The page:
Battery material discovered by Microsoft AI | Inquirer Technology

Battery material discovered by Microsoft AI

08:00 AM January 12, 2024

Microsoft and the Pacific Northwest National Laboratory (PNNL) used artificial intelligence to find a revolutionary new battery material. Their scientists say it could reduce the lithium consumption of batteries by up to 70%. Jason Zander, the executive vice president of Microsoft, told BBC the company wants to “compress 250 years of scientific discovery into the next 25.”

The computing giant’s latest discovery is an excellent example of innovations driving other innovations. Microsoft developed an artificial intelligence due to the success of ChatGPT, which eventually led to this tool that discovers new materials. Soon, this program may improve electric cars and other green technologies, and Elon Musk agrees!

This article will discuss how Microsoft’s artificial intelligence discovered this new battery component. Later, I will elaborate on a similar tool from Google.


How did they discover this new battery material?

Microsoft used its Azure Quantum Elements (AQE) to find battery materials that require less lithium. AQE is a platform with high-performance computing and AI.


Their artificial intelligence suggested 32 million candidates, and then it discerned which ones were stable enough to use. Consequently, it cut down the number to roughly 500,000. 

Next, the researchers added filters to estimate how each material might conduct energy. They also simulated how molecules and atoms move within each material and assessed their cost and availability.

Eventually, the Microsoft experts only had 23 candidates, of which five were already known materials. Then, the Pacific Northwest National Laboratory synthesized one promising substance to test it. 

PNNL produced a working battery from it to power a lightbulb and clock. Most importantly, the material has a combination of lithium and sodium.

Sodium is the main component of salt, making it an abundant element. Microsoft says the new material could cut down the lithium used in batteries by 70%.

The Verge says it could become part of a solid-state battery safer than today’s lithium-ion batteries. They contain liquid electrolytes with a higher overheating risk. PNNL staff scientist Vijay Murugesan and other experts praised the AI platform’s capabilities: 


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“Thirty-two million is something that we would never ever be able to do … Imagine a human sitting and going through 32 million materials and choosing one or two out of it. It’s just not going to happen,” said Murugesan.

Microsoft CEO Satya Nadella posted an article about the new battery material on X, to which Tesla CEO Elon Musk responded by saying, “Interesting.” After all, Tesla vehicles run on lithium-ion batteries.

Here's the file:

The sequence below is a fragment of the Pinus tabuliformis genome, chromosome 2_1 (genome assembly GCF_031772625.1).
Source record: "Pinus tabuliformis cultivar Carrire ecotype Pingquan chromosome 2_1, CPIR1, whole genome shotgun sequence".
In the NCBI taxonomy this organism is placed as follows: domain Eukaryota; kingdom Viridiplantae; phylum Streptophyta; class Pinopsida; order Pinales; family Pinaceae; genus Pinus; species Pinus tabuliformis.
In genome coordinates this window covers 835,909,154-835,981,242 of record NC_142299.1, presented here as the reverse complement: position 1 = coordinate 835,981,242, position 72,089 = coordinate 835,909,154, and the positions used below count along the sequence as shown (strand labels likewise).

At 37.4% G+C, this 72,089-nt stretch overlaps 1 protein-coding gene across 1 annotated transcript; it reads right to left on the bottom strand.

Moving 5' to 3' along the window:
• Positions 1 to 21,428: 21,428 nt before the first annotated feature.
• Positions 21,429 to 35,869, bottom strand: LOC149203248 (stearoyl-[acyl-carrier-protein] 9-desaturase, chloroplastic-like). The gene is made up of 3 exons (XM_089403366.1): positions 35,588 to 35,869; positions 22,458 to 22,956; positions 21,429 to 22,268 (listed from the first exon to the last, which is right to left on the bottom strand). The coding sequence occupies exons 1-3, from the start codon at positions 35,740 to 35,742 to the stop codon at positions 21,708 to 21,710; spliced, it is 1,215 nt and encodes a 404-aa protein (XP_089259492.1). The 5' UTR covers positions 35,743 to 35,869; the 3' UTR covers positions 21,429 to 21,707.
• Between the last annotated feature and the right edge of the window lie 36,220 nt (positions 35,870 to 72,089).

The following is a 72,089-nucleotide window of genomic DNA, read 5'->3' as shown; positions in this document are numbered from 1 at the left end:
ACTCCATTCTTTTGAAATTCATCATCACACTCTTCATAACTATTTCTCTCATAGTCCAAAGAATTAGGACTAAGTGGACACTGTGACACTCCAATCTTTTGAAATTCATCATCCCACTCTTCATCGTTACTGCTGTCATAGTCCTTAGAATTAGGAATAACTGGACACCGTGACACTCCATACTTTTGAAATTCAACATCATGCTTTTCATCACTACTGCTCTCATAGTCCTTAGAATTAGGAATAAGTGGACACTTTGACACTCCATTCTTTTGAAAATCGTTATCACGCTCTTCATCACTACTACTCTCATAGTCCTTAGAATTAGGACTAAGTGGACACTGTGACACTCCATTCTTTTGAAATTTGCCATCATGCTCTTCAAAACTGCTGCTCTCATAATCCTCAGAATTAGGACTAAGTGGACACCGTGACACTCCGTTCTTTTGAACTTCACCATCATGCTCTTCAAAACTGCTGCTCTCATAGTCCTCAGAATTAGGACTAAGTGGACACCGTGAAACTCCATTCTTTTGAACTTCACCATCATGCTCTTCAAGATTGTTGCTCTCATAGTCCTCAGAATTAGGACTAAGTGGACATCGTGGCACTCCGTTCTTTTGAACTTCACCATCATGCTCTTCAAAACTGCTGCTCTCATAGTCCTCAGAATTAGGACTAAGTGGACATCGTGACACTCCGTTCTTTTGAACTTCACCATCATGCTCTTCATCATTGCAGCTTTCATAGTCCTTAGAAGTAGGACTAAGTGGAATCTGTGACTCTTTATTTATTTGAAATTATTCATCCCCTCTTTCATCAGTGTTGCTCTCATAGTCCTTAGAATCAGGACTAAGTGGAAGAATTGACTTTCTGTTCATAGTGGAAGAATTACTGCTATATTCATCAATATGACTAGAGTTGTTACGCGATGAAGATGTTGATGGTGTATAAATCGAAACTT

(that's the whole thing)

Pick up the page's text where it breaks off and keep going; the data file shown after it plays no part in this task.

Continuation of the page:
Financial news outlet Benzinga said the battery is the most expensive part of an EV. As a result, these automobiles are more expensive than conventional combustion engine vehicles. 

How does Google use its AI material program?

Insights into Google's AI material program and its applications.

Microsoft isn’t the only one that uses artificial intelligence to find new substances. Google DeepMind also has one that may find another battery material and more.

That Google division used data from the Lawrence Berkeley National Laboratory (LBNL) and other sources to train its artificial intelligence. It calls the program the Graph Networks for Materials Exploration or GNoME

GNoME uses two deep learning models that represent atoms and bonds in a molecule as a graph. The first uses known crystal structures and substitutes elements with others to produce candidate structures. 

On the other hand, the other uses the candidate’s chemical formula or composition to rate its stability. Then, it filters the candidate pool and evaluates them with quantum mechanics simulations.

Later, it returns the information to the model to complete an active learning training loop. DeepMind’s materials discovery leader, Ekin Dogus Cubuk, said the program found AI materials “which have proven to be difficult for human scientists.”

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More importantly, this artificial intelligence could generalize beyond its training, improving its results. “If we really want to use these tools for discovery, we want to look where we haven’t looked before,” said Keith Butler, a professor of computational materials chemistry at University College London.

Of course, we want AI materials to work in real life. However, these tools usually don’t explain why they made specific combinations. “If you can ask the model, ‘What is it that made you make this decision?’ That is where you can get new knowledge,” Butler added. 

Olexandr Isayev, a chemistry professor at Carnegie Mellon University, said some types of scientific experimentation are “really amenable for automation with machine learning and AI.” Also, he added, “Software plus hardware” is where “the next advances in the sciences are going to be.”


Pacific Northwest National Laboratory (PNNL) and Microsoft recently used artificial intelligence to find a new battery material that reduces lithium usage by 70%. As a result, it could make electric vehicles cheaper and safer than ever.

Krysta Svore from Microsoft Research revealed the AI’s long-term purpose. “We need to really compress the next 250 years of chemistry material science into the next two decades, right?” 

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“And that’s because we want to save our planet,” she added. Learn more about the study at Microsoft. Also, check out the latest digital tips and trends at Inquirer Tech.


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